Repairs cause councillors grief
LISMORE councillor Vanessa Ekins can’t understand why council is considering tearing down the historic Lismore Club to resolve parking problems.
Nor can she understand why the owners of the Westlawn building simply can’t use spaces in the Riveria car park next to the club until new garages can be built for them in the Hensley car park.
“It’s just wrong to tear an old building down for car parks,” Cr Ekins said. “It’s just not an option.”
“They (the Westlawn garages) are not even being used. I was down there at lunchtime and there were three cars in the 23 garages and it also looks like some are being sub-leased.”
As reported last week, the council is considering four options to repair the city’s levee, with the most viable being to demolish the club to overcome problems with car-parking spaces.
Project engineer Bill Morehouse said the history of the car spaces dates back years when the club building was purchased by the owner of the Westlawn building who sub-divided the site and attached the 23 garages to the Westlawn title.
This legally allowed the owner to lease Westlawn, currently to theDepartment of Health, with garages.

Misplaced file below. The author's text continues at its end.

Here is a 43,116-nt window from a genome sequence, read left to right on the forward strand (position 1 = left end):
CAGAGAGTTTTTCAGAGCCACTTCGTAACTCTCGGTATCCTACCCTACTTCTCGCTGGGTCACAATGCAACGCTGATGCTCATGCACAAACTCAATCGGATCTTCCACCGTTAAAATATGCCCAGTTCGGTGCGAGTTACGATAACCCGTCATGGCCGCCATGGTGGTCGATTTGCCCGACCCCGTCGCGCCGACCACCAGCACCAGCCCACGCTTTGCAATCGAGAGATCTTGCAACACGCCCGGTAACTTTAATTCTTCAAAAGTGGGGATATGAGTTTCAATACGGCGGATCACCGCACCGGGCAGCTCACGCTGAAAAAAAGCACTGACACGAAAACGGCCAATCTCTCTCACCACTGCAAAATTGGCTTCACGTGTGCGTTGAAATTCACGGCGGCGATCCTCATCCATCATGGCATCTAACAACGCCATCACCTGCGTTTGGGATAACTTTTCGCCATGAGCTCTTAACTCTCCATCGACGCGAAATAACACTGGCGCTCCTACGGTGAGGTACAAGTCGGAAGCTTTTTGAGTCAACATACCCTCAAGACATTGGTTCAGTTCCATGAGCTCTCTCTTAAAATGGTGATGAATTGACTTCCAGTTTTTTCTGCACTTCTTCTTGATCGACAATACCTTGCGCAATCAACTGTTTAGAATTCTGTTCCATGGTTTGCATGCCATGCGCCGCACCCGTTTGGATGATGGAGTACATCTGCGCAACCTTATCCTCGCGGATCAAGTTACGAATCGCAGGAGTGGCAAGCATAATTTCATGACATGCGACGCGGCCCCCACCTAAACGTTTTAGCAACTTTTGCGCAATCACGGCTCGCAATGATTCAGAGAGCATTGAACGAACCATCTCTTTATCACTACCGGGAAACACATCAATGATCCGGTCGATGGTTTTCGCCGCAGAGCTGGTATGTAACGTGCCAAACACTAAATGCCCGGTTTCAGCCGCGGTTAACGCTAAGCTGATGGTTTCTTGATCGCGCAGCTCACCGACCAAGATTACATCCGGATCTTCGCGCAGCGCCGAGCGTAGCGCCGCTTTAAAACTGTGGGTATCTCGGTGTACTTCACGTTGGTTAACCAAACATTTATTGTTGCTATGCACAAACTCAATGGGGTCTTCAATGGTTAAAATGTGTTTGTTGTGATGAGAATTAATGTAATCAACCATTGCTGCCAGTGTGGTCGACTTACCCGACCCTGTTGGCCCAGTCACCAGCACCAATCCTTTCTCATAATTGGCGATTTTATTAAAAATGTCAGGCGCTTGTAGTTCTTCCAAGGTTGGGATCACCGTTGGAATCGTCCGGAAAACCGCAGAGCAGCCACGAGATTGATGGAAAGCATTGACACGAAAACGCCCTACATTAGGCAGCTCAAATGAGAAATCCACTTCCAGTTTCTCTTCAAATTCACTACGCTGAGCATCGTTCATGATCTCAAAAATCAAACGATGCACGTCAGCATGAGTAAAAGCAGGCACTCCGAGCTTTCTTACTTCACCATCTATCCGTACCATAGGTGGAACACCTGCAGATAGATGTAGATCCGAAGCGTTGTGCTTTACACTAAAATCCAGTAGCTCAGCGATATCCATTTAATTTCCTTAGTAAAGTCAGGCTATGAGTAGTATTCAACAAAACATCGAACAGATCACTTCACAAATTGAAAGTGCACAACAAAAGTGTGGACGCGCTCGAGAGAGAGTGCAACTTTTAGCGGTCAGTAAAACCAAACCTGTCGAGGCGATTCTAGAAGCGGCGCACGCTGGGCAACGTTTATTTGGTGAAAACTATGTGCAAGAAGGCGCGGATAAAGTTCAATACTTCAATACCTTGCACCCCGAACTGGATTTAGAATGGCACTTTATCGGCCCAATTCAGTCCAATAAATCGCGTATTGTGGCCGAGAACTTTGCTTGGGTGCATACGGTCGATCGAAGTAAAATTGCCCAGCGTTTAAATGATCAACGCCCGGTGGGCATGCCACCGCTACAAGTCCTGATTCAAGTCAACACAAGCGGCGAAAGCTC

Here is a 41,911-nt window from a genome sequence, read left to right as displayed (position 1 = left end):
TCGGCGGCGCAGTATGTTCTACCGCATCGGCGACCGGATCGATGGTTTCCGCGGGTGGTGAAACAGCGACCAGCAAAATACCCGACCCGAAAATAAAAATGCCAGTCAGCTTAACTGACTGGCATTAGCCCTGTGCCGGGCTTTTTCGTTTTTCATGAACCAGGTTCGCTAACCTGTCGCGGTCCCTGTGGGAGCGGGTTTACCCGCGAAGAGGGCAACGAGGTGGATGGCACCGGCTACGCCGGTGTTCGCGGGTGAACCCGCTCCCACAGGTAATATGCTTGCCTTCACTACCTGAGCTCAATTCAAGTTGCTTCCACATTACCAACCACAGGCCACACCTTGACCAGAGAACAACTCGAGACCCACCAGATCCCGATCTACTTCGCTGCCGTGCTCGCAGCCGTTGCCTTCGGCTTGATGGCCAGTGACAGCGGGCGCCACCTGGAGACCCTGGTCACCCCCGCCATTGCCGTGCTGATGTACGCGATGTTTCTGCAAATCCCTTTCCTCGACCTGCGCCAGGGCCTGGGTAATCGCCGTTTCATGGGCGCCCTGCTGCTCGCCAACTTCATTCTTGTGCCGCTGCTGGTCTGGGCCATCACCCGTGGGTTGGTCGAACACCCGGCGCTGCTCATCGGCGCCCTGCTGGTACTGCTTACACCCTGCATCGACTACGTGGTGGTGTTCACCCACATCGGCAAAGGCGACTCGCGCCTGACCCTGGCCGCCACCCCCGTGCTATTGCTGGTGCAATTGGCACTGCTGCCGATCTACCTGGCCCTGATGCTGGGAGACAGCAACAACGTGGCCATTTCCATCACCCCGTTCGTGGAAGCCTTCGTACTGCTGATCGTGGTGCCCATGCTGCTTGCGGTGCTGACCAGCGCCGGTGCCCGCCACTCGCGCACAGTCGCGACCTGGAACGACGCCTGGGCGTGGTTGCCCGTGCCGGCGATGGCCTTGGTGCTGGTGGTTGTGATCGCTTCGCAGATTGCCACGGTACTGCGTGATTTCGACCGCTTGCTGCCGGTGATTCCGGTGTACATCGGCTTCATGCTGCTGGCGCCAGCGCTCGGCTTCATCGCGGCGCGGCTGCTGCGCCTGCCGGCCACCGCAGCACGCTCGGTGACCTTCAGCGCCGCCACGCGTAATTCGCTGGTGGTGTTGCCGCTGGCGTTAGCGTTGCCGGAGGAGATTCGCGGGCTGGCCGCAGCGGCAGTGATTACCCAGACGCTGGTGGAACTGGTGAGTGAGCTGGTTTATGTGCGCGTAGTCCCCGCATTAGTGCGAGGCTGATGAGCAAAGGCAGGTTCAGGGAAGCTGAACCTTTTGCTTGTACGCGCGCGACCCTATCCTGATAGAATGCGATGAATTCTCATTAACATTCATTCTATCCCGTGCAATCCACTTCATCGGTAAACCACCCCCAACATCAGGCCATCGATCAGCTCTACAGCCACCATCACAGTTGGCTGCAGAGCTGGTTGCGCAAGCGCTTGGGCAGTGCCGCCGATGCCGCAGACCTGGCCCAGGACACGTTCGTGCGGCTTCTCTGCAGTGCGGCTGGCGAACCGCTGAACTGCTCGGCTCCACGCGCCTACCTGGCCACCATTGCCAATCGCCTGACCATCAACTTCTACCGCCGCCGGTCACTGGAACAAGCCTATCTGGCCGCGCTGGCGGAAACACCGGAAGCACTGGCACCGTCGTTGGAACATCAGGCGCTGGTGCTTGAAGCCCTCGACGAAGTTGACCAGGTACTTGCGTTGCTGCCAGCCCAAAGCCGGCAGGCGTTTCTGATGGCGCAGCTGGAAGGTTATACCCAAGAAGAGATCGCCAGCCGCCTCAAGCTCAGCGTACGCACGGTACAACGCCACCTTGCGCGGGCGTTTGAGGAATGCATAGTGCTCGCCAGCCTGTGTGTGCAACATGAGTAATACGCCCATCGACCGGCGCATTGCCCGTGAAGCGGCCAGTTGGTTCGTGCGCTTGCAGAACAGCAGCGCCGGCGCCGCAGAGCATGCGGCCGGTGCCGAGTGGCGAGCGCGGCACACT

Repairing the levee means demolishing the garages, requiring compensation to the owner.
At first it was thought council could simply swap car spaces in nearby Hensley car park in exchange for Westlawn’s. However, the classification of Hensley’s makes this illegal.
Cr Ekins would like to see a deal struck with Westlawn for them to use other council-owned car spaces until the draft LEP is gazetted, which would allow for the swap to go ahead.
The owner of Westlawn is said not to be supportive of this idea, so Mr Moorehouse and his team from Richmond River County Council thendeveloped Option 2.
This would involve the relocation of five of Westlawn’s garages outside the levee and eight inside, plus a small public parking area between the levee and the club.
However, this created problems with sub-divisions for Westlawn and didn’t provide a large enough turning circle for the public. It also meant another levee gate.
After the more expensive Option 3, which included heavy piling of thelevee, was ruled out engineers turned to Option 4.
This involves knocking down the club and would have the additional benefits of being cheaper and creating additional public parking spaces.
However, Cr Ekins is unconvinced of the need to save, or create new car parks.
She said recent council trafficstudy found that at any time throughout the day there were 360 empty car spaces in the CBD.